Editorial Comment: PSMAS wage bill strategy the way to go

PREMIER Service Medical Aid Society’s decision to slash its annual executive wage bill by $6 million is the right way to go for all struggling State enterprises, parastatals and other authorities.

In the article we carried yesterday, PSMAS interim manager Dr Gibson Mhlanga said the move to slash executive salaries and merge positions was meant to ensure viability for the largest medical aid society in the country.

He also stated that most of the affected managers had agreed to the adjustments which will see the organisation now spend only $1 million annually, instead of $7 million.

PSMAS became the most notorious organisation in Zimbabwe when it was revealed that its then CEO Dr Cuthbert Dube and a cohort of chosen ones were creaming off sky high salaries from the health insurance and service provider while its paying members were suffering because they could not access the services they were insured for.

The problem is widespread and reaches into almost every State institution that is not staffed by direct civil service employees. The overstated salaries and perks of these executives who are presiding over failing institutions are directly impacting on the lives of ordinary people in a very negative manner. Somewhere along the line many of these organisations have become black holes in which a lucky strategically placed few can reach the heights of personal aggrandisement while forgetting their very raison d’être.

It looks like the accepted corporate culture in this group is to acquire top heavy staff complements at whose apex sit many individuals who would be hard pressed to explain just what it is that they do to earn their breathtaking salaries.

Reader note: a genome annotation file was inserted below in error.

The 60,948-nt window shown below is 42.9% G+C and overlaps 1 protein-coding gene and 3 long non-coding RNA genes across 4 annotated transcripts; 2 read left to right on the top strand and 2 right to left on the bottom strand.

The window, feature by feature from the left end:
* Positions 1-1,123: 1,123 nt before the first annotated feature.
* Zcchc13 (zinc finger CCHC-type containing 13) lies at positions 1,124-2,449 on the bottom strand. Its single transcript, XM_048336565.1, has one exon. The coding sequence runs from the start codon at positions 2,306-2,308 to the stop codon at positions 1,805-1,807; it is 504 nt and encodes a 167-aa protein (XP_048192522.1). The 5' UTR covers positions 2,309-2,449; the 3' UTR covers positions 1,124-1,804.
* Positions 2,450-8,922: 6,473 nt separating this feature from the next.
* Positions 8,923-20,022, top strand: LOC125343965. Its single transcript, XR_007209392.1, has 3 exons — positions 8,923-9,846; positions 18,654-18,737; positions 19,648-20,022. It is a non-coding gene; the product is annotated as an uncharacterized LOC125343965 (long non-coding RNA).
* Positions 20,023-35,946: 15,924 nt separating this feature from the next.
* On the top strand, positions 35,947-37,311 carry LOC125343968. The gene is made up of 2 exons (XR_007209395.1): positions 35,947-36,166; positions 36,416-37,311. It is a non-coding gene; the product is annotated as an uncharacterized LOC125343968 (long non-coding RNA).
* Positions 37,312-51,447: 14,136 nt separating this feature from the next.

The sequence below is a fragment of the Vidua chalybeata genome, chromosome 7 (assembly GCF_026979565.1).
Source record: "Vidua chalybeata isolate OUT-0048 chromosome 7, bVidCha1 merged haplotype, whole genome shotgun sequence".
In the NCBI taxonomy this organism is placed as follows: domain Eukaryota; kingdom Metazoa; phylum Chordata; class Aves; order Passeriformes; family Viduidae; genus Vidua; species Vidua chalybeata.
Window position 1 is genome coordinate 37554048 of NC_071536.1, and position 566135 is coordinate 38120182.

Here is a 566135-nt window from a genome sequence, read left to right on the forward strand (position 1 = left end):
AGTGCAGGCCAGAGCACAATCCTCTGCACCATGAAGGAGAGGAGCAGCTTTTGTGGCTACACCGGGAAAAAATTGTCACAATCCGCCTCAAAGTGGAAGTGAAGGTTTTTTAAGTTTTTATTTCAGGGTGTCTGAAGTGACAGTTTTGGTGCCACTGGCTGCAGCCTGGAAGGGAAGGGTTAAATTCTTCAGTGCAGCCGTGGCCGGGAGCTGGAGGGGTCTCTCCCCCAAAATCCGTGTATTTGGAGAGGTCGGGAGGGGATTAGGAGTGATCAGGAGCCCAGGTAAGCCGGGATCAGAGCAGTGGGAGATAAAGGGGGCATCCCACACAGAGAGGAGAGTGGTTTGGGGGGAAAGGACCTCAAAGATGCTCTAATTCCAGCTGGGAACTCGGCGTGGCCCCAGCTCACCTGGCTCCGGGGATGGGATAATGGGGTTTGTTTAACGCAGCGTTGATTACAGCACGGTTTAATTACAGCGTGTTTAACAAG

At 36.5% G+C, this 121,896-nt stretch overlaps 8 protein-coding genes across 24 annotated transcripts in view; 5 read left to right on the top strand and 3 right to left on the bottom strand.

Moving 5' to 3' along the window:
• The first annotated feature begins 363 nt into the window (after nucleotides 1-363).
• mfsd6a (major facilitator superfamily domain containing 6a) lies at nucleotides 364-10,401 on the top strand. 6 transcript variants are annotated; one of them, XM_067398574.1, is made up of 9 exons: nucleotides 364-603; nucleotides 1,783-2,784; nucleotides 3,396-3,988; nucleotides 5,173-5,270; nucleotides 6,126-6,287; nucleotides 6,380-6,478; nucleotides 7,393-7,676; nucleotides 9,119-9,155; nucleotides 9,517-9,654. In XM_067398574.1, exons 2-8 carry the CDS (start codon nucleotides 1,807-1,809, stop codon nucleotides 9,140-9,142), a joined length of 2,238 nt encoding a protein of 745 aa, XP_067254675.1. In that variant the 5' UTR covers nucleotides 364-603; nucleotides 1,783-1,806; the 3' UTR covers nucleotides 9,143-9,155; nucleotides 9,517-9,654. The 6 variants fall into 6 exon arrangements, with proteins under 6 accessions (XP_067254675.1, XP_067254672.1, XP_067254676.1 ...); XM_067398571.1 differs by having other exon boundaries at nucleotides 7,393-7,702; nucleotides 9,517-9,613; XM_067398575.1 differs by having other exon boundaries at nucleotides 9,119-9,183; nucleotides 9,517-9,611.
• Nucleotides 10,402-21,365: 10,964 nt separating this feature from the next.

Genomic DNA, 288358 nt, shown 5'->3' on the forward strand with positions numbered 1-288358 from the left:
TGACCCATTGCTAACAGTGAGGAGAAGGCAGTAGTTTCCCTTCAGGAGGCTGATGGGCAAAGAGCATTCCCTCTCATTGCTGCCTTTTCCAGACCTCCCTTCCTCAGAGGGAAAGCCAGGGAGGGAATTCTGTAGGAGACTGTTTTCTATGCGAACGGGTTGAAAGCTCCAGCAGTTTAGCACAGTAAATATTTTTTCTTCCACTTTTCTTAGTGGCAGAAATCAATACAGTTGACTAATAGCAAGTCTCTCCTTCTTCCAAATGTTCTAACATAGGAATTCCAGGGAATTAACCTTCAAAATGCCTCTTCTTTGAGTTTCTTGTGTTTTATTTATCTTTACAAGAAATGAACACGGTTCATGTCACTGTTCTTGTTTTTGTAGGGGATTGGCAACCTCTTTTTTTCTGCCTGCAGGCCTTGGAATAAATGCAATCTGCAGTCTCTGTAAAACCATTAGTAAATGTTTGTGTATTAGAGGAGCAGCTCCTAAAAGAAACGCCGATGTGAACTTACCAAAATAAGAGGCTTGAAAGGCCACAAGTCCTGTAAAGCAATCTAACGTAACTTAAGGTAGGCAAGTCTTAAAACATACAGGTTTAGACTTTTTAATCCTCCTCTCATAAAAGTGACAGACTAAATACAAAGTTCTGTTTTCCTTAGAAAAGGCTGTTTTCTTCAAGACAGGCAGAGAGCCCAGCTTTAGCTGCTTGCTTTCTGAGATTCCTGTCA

We must surely be one of the few countries in the world where it makes more sense to work for the Government rather than for the private sector. Unfortunately this is only true for those right at the top, while the ordinary workers in those organisations usually earn a mere pittance, if they get paid at all. For example while Happison Muchechetere and his lieutenants allegedly earned huge salaries at Zimbabwe Broadcasting Corporation, the ordinary worker went for months without a salary.

The people on the ground who ensured that the national broadcaster carried out its mandate of providing radio and television services to the nation had to make do with obsolete equipment and pitifully inadequate resources while the man responsible for the whole mess enjoyed a luxurious lifestyle courtesy of the license paying audience who were then subjected to shoddy programming and pathetic service.

In another example currently the City of Harare is paying exorbitant salaries to its executives while the rate paying residents must go without clean water, endure potholes that almost defy that tame description and put up with uncollected refuse as well as no street lighting. This situation has been worsened by the failure of the municipality to pay its workers thereby further prejudicing the ratepayer of whatever little service they have been rendering.

City of Harare and many fellow local authorities are reportedly spending up to 70 percent of their income on wage bills which is not a sustainable situation if ever they are to get to a point of actually giving service delivery.

GMB, Air Zimbabwe, Zupco, ZESA, NRZ and CMED are other under-performing State enterprises whose operations desperately need to be turned around so they can once again be viable profit-making ventures. To achieve this the responsible authorities need to bite the bullet and introduce sweeping changes starting with a similar strategy as undertaken by PSMAS.

Anyone who happens to be that highly paid and underutilised executive should be able to see the logic of the proposition to downgrade and or downsize.

And as shown in the PSMAS case, most incumbents will accept the more realistic and sustainable option because the alternative is to watch the institution go into liquidation with the executives being the biggest losers.

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